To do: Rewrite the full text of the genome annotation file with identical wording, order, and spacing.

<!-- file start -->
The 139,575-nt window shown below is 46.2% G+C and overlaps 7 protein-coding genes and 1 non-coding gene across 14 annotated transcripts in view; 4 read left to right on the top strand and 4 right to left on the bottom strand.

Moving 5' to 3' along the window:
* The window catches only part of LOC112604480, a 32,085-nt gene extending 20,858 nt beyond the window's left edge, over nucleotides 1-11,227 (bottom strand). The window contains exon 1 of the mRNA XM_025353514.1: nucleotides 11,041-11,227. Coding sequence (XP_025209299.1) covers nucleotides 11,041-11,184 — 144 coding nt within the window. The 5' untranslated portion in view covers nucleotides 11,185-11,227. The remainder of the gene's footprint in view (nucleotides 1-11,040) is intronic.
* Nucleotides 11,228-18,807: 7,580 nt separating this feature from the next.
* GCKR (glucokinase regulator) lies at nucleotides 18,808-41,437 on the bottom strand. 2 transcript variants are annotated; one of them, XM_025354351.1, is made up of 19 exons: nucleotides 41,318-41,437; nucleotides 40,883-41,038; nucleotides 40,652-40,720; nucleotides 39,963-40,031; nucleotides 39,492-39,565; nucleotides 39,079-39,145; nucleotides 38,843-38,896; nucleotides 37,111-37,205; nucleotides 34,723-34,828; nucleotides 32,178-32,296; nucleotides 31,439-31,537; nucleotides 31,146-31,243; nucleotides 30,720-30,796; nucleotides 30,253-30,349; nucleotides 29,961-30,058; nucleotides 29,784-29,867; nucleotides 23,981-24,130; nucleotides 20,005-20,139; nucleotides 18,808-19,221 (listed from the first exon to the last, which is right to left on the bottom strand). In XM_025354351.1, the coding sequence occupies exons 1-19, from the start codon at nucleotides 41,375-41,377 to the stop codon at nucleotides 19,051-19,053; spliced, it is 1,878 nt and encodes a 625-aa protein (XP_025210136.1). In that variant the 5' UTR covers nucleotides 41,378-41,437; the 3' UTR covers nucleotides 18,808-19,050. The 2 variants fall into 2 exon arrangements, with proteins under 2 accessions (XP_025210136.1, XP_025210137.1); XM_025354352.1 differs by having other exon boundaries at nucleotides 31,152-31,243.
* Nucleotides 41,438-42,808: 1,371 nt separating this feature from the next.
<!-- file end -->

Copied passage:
The 139,575-nt window shown below is 46.2% G+C and overlaps 7 protein-coding genes and 1 non-coding gene across 14 annotated transcripts in view; 4 read left to right on the top strand and 4 right to left on the bottom strand.

Moving 5' to 3' along the window:
* The window catches only part of LOC112604480, a 32,085-nt gene extending 20,858 nt beyond the window's left edge, over nucleotides 1-11,227 (bottom strand). The window contains exon 1 of the mRNA XM_025353514.1: nucleotides 11,041-11,227. Coding sequence (XP_025209299.1) covers nucleotides 11,041-11,184 — 144 coding nt within the window. The 5' untranslated portion in view covers nucleotides 11,185-11,227. The remainder of the gene's footprint in view (nucleotides 1-11,040) is intronic.
* Nucleotides 11,228-18,807: 7,580 nt separating this feature from the next.
* GCKR (glucokinase regulator) lies at nucleotides 18,808-41,437 on the bottom strand. 2 transcript variants are annotated; one of them, XM_025354351.1, is made up of 19 exons: nucleotides 41,318-41,437; nucleotides 40,883-41,038; nucleotides 40,652-40,720; nucleotides 39,963-40,031; nucleotides 39,492-39,565; nucleotides 39,079-39,145; nucleotides 38,843-38,896; nucleotides 37,111-37,205; nucleotides 34,723-34,828; nucleotides 32,178-32,296; nucleotides 31,439-31,537; nucleotides 31,146-31,243; nucleotides 30,720-30,796; nucleotides 30,253-30,349; nucleotides 29,961-30,058; nucleotides 29,784-29,867; nucleotides 23,981-24,130; nucleotides 20,005-20,139; nucleotides 18,808-19,221 (listed from the first exon to the last, which is right to left on the bottom strand). In XM_025354351.1, the coding sequence occupies exons 1-19, from the start codon at nucleotides 41,375-41,377 to the stop codon at nucleotides 19,051-19,053; spliced, it is 1,878 nt and encodes a 625-aa protein (XP_025210136.1). In that variant the 5' UTR covers nucleotides 41,378-41,437; the 3' UTR covers nucleotides 18,808-19,050. The 2 variants fall into 2 exon arrangements, with proteins under 2 accessions (XP_025210136.1, XP_025210137.1); XM_025354352.1 differs by having other exon boundaries at nucleotides 31,152-31,243.
* Nucleotides 41,438-42,808: 1,371 nt separating this feature from the next.